Nostalgia and heritage as sources of optimism and resilience seem to be the theme of Dominic Rubio’s “New Day Dawning,” the inaugural exhibit of Galerie Joaquin’s newest branch at One Bonifacio High Street Mall in Bonifacio Global City, Taguig.
Rising from the punishing effects of the COVID-19 pandemic, the country seems set for a rebound or at least, for some relief, respite and recovery. It cannot be otherwise. It has faced down the medical threat just as it has done so with several other crises and calamities before, natural and man-made. Hope and optimism are deeply ingrained in the Filipino.
In his new series of paintings, Rubio’s signature colonial long-neck characters of ilustrados, ginoo and ginang, traders and coolies, and families from all walks of life, all garbed in colorful Filipiniana, seem to harken back to a vanished age of grace and beauty, anachronisms in today’s stressful era of climate change, runaway viruses, hate speech and naked violence.
But Rubio’s romantic figures seem unperturbed by the din and blare of their era’s concerns and anxieties; even if they are, they go about their quotidian activities with determination and optimism. They seem confident that the old values of hard work, perseverance, filial devotion, and service and charity to others will carry them through thick and thin.
Such traditional values seem relevant in today’s new normal, which is really a mad rush for any form of normalcy that would erase if not bury the trauma of the pandemic.
But Rubio’s trademark iconography has been with us for 25 years now, and its longevity should prove cultural heritage’s continuing relevance and importance.
Rubio’s cast of colonial figures in colorful Filipiniana does not romanticize colonialism, but rather upholds what’s best and lasting in the culture and patrimony, the ceremony and grace, that it has fostered in the Filipino. Set against colonial architecture and town planning and the natural landscape, which provide both counterpoint and complement to one another, Rubio’s iconic figures become embodiments of strength of character and grace of self-possession. They become the epitome of Philippine culture and tradition.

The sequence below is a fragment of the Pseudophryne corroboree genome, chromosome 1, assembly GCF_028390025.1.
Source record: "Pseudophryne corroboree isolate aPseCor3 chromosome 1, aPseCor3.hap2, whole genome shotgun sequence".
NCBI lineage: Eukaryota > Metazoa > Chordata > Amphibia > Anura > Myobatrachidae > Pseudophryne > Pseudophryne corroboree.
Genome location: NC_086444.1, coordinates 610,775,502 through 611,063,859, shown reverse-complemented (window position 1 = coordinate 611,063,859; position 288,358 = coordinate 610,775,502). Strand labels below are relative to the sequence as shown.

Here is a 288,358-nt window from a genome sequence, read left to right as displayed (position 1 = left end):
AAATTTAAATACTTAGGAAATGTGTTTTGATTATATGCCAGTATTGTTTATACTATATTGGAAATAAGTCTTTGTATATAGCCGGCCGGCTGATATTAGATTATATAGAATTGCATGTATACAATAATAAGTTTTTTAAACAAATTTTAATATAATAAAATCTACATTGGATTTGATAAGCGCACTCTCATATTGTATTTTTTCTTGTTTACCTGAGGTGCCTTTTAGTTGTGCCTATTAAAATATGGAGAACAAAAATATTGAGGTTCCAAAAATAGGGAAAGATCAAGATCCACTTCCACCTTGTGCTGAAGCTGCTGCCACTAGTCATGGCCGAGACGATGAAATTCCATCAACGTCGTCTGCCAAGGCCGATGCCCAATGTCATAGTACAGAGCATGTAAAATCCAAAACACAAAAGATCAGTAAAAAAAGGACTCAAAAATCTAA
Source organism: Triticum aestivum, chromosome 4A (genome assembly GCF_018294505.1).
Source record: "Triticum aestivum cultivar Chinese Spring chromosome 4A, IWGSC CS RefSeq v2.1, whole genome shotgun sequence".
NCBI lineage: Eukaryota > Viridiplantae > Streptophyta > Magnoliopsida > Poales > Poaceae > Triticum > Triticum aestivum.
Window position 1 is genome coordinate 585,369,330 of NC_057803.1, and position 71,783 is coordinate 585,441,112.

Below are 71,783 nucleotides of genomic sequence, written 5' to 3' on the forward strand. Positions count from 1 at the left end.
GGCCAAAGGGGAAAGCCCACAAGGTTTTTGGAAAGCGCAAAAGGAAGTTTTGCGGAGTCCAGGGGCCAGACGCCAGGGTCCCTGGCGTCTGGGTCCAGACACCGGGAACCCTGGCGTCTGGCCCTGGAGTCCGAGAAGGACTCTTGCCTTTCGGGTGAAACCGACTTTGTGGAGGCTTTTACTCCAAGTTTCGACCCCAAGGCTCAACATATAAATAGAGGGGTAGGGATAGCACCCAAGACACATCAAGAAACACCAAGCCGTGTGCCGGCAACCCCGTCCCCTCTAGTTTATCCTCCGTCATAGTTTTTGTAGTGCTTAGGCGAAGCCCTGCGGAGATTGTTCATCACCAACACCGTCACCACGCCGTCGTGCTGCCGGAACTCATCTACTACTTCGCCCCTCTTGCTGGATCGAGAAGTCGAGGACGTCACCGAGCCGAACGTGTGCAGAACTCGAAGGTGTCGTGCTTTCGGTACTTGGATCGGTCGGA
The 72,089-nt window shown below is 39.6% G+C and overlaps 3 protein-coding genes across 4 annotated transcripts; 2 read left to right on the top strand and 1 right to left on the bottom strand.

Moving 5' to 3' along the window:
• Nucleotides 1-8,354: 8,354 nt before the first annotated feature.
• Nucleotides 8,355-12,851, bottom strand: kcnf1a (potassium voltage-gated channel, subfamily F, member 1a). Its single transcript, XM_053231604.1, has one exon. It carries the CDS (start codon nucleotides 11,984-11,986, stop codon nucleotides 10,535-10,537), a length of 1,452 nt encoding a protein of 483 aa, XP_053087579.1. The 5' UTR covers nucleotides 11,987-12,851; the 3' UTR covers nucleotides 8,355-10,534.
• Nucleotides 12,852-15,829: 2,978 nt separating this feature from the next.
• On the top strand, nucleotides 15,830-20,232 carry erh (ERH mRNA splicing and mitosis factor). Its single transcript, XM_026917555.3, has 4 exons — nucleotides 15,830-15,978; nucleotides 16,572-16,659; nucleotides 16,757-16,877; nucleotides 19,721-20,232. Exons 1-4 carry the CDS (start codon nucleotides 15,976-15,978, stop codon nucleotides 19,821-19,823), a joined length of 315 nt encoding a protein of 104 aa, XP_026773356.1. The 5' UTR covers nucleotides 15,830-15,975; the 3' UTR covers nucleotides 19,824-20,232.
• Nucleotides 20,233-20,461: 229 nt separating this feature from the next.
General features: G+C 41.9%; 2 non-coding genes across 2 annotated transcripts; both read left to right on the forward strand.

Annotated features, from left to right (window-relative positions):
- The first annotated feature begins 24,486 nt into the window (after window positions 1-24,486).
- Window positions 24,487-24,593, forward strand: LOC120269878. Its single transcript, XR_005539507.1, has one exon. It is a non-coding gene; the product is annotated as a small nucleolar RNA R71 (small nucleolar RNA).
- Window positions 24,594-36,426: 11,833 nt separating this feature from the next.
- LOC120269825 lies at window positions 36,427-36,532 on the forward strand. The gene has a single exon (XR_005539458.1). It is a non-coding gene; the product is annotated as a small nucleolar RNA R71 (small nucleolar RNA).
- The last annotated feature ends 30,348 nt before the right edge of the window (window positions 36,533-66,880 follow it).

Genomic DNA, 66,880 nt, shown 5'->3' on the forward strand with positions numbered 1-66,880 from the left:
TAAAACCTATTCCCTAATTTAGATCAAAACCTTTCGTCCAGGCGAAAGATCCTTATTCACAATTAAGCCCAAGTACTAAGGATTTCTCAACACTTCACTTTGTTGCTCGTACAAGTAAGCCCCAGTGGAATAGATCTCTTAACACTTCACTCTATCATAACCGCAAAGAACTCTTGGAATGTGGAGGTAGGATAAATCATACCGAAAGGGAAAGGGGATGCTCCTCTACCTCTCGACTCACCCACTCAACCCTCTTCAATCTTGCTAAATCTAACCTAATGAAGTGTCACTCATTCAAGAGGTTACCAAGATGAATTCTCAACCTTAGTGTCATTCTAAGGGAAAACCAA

Intangible cultural heritage
Culture and heritage as forms of healing have been proven during the pandemic. “Intangible cultural heritage” such as religious rituals, literature and communal dances, practices and observances provide “healing” or “therapy” to cope with the stress of the lockdown, according to Lawrence Charles Salazar of the National Commission for Culture and the Arts (NCCA).
Lucille Karen Malilong-Isberto, the former executive director of Nayong Pilipino, agreed. “Cultural heritage is a source of strength,” she said. “It should not be on the fringe of society’s concerns.”
Cultural heritage proved “essential” in helping people cope with anxieties while on lockdown, according to Arvin Manuel Villalon, consultant for cultural mapping of the NCCA and a member of the Technical Panel for Cultural Education of the Commission on Higher Education.
“Can we have the concept of a heritage front-liner?” he added. “Just as there are no restrictions to health front-liners coming to the aid of patients, heritage front-liners should operate without limitations to promote and protect cultural heritage during emergencies.”
“Heritage is what survives the test of time,” Salazar declared.
For his new series, most of Rubio’s paintings will have gold-flushed backgrounds to herald a new dawn for the country, a fresh beginning. As the nation continues to battle the pandemic, the exhibit and other art celebrations like it should point the way toward healing and recovery. Hope, after all, is what fuels art and its variegated struggles. —CONTRIBUTED
“New Day Dawning” by Dominic Rubio runs until Nov. 21 at Galerie Joaquin in One Bonifacio High Street Mall; tel. 0915-7391549; email [email protected]